Storytime with KBC: The Lost Colony of Roanoke
October’s over. I’m crashing hard from my candy high, my clocks are cranked back for no particular reason, and the gray skies have settled over the Pacific Northwest for the duration. I don’t know about you guys, but I’m just not in the mood for the usual story this month. I know, you’ve come to rely on me to expose the true history of the world—the stuff they won’t/can’t/dare not teach you in school—but I just don’t have it in me this time. Tell you what; how about instead I tell you about the truth behind one of this countries supposed “Mysteries of History”? The actual truth. The mundane, vanilla, no monsters involved truth. Sounds boring? Well, yeah, kinda. But frankly, I think the real story’s way more interesting than the mystery on this one.
Go ahead, Google “Mysteries of History.” I guarantee you’ll end up no more than one click away from a story about the Lost Colony of Roanoke. If you’re reading my articles, you’re probably the type of person that’s heard of it before. It’s actually kind of hard to avoid these days. Any TV show with an ounce of the supernatural in its premise is gonna dive into the Roanoke well at some point. It’s just too juicy to pass up!
In 1584, Sir Walter Raleigh sent an expedition off to establish a British colony in the New World. They settled off the North Carolina coast in a place called Roanoke Island, and immediately set about pissing off the native population something awful. In retrospect, arson and beheadings probably weren’t the best way to introduce themselves to the new neighbors. The blowback was about what you’d expect, and what was left of the expedition hitched a ride back to England with a happened-to-be-in-the-neighborhood Sir Francis Drake. The Roanoke Colony was abandoned for the first time. It wouldn’t be the last.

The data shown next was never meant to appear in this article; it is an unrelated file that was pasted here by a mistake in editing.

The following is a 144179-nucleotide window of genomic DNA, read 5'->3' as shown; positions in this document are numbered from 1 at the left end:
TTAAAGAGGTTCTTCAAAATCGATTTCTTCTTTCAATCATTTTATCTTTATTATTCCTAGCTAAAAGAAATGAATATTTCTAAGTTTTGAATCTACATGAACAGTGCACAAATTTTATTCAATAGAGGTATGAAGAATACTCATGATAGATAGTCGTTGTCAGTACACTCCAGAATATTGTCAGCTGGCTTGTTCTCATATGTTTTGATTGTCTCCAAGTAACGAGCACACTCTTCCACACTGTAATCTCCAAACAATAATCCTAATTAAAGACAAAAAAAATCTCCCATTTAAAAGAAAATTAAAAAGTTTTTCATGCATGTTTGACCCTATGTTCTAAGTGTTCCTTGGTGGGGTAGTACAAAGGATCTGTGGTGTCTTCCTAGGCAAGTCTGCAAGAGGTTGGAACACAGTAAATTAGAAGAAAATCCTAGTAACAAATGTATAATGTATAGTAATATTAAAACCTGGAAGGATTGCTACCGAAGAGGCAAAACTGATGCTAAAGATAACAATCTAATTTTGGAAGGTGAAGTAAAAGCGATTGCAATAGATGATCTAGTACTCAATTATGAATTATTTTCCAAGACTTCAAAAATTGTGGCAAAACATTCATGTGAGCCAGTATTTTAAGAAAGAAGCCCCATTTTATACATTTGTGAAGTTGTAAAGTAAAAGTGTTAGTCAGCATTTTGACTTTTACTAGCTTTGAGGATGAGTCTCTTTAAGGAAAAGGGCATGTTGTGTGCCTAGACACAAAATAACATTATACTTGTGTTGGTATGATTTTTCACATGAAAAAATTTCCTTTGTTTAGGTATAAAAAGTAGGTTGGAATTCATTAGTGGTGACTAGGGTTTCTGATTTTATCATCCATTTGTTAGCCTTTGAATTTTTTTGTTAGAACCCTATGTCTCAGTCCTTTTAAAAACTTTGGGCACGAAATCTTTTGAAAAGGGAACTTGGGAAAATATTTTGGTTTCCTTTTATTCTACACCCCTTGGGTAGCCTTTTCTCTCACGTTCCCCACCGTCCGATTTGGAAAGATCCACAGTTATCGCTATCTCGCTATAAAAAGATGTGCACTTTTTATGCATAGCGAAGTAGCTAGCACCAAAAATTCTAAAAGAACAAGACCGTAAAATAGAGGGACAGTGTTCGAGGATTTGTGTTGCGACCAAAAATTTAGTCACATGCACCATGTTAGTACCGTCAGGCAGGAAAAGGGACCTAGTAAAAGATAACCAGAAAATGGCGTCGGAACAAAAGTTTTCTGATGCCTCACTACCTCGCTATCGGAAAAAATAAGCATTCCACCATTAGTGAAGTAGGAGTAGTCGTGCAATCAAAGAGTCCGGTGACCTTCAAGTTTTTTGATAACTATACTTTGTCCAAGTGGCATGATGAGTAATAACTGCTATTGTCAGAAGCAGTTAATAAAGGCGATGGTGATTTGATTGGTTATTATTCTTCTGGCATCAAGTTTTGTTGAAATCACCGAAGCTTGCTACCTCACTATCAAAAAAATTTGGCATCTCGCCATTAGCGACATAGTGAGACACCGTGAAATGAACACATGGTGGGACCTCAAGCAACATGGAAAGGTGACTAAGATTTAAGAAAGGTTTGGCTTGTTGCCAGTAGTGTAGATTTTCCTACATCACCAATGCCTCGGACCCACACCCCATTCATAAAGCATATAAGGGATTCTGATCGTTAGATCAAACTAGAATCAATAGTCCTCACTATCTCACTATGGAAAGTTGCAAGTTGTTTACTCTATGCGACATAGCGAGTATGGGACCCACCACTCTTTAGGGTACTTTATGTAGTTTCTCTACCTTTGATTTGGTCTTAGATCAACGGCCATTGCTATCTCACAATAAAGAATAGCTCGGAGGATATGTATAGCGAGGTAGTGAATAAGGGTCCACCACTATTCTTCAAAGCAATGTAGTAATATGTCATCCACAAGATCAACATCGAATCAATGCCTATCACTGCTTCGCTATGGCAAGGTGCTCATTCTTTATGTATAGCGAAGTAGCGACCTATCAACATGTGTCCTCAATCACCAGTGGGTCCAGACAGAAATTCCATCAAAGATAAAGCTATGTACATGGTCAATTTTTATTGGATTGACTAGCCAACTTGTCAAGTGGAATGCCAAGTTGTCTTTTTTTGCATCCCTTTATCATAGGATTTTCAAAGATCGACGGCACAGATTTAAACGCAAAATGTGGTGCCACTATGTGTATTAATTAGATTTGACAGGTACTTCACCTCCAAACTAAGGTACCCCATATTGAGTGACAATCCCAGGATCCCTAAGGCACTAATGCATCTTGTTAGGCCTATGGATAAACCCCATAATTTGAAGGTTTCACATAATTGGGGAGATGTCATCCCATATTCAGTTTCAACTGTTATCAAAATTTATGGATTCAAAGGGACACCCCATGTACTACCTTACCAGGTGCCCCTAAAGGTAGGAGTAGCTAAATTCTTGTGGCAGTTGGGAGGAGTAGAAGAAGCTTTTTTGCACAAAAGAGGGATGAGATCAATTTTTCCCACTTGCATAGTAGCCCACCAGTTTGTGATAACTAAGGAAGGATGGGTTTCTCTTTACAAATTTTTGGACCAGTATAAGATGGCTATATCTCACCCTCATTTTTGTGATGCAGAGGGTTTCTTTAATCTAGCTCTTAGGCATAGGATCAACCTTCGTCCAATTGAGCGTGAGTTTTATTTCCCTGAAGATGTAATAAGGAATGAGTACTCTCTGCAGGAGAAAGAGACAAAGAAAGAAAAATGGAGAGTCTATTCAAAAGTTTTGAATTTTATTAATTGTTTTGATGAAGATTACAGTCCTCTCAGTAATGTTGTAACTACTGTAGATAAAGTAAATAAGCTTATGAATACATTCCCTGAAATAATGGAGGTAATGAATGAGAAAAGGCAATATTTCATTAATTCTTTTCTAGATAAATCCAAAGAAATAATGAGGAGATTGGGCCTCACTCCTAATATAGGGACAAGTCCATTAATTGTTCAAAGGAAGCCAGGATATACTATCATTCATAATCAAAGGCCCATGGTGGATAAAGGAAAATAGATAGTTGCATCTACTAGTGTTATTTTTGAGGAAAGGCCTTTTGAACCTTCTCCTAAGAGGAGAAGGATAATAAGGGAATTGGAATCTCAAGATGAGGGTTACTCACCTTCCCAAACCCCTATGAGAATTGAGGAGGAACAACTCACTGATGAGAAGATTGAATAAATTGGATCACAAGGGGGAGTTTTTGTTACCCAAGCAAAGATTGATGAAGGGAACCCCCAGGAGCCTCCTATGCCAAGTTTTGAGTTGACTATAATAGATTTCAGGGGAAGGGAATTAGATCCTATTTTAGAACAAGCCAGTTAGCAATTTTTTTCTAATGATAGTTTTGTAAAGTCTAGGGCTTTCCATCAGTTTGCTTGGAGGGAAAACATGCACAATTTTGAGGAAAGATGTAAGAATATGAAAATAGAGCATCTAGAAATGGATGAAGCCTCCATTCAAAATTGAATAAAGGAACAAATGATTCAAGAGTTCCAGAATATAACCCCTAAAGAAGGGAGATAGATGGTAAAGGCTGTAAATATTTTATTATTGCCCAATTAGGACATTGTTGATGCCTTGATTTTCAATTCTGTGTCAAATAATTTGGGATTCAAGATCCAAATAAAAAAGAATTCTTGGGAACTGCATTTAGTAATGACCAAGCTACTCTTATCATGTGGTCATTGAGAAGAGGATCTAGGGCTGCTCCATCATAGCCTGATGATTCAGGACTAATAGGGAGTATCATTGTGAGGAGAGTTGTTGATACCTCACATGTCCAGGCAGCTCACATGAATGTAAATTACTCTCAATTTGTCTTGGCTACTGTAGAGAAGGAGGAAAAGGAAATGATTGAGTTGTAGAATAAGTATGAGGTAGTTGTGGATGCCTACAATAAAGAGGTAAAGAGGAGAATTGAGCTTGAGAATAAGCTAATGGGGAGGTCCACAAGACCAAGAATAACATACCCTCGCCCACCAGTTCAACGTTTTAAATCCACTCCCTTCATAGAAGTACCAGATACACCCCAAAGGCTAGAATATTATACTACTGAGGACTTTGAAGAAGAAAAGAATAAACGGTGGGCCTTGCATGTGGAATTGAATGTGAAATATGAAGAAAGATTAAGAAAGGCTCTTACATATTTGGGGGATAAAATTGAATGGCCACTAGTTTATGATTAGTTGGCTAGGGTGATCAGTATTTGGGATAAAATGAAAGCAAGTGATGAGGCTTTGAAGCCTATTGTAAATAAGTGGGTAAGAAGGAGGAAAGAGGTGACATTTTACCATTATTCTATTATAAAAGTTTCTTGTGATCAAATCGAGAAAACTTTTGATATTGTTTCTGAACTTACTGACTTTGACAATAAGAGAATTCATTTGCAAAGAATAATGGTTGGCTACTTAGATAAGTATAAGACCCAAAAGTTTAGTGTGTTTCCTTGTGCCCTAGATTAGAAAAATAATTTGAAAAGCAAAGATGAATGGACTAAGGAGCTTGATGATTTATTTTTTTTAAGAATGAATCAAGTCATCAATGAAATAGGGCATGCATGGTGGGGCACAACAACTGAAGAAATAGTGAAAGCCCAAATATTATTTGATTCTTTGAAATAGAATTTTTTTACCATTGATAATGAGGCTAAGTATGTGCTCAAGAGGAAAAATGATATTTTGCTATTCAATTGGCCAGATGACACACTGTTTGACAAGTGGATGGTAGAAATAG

The thing is, Raleigh didn’t know about this yet. By the time his first expedition was hurrying back across the Pond with their tails between their legs, he’d already sent another expedition to join them. The second group of fifteen men arrived at Roanoke a couple weeks later to find an empty settlement and presumably whatever the opposite of a welcoming party is. They were never heard from again. Roanoke 2: The Roanokening was not to be.
Raleigh was undeterred. See, he’d made a little deal with Queen Elizabeth to go halvsies on whatever treasure his people found over there, so he was pretty invested in the colony succeeding. In 1587 he sent a third group of settlers to Roanoke, because he was bad at pattern recognition. Led by John White, one of the survivors from Season One of Roanoke, the third expedition was bigger and better prepared than the ones that came before it. This time, Raleigh introduced a new variable into the mix: women and children. Maybe that would be the key to preventing merciless slaughter at the hands of the native population.
Nope. Turns out it wasn’t, and the Roanoke colonists frequently fought with the natives. Outnumbered and desperate, White took a small crew and sailed back to England to ask Raleigh for reinforcements. But when he returned, the colony was abandoned. The only thing left behind was a single, strange word carved into a nearby tree.
Oooh! Spooky, right? What did it mean? Where were the colonists? Did they leave? Were they captured or killed by the natives? Nobody knows! They were never seen again, and it would be another twenty years before the first permanent British colony was established in America at Jamestown in Virginia.
It’s a nice little campfire story, and I’m sure it moves a lot of trinkets at the Six Flags over Roanoke gift shop. Problem is, it glosses over some pretty damn important information.
Let’s start with White’s roadtrip to England and back. Most re-tellings of the story gloss over the length of his absence. White got back to England just in time for the Anglo-Spanish War. With the Spanish Armada patrolling the seas, it would be three years before it was safe to head back to Roanoke. A lot can happen to a struggling colony in three years, especially when it’s already fending off attacks from some (justifiably) angry natives.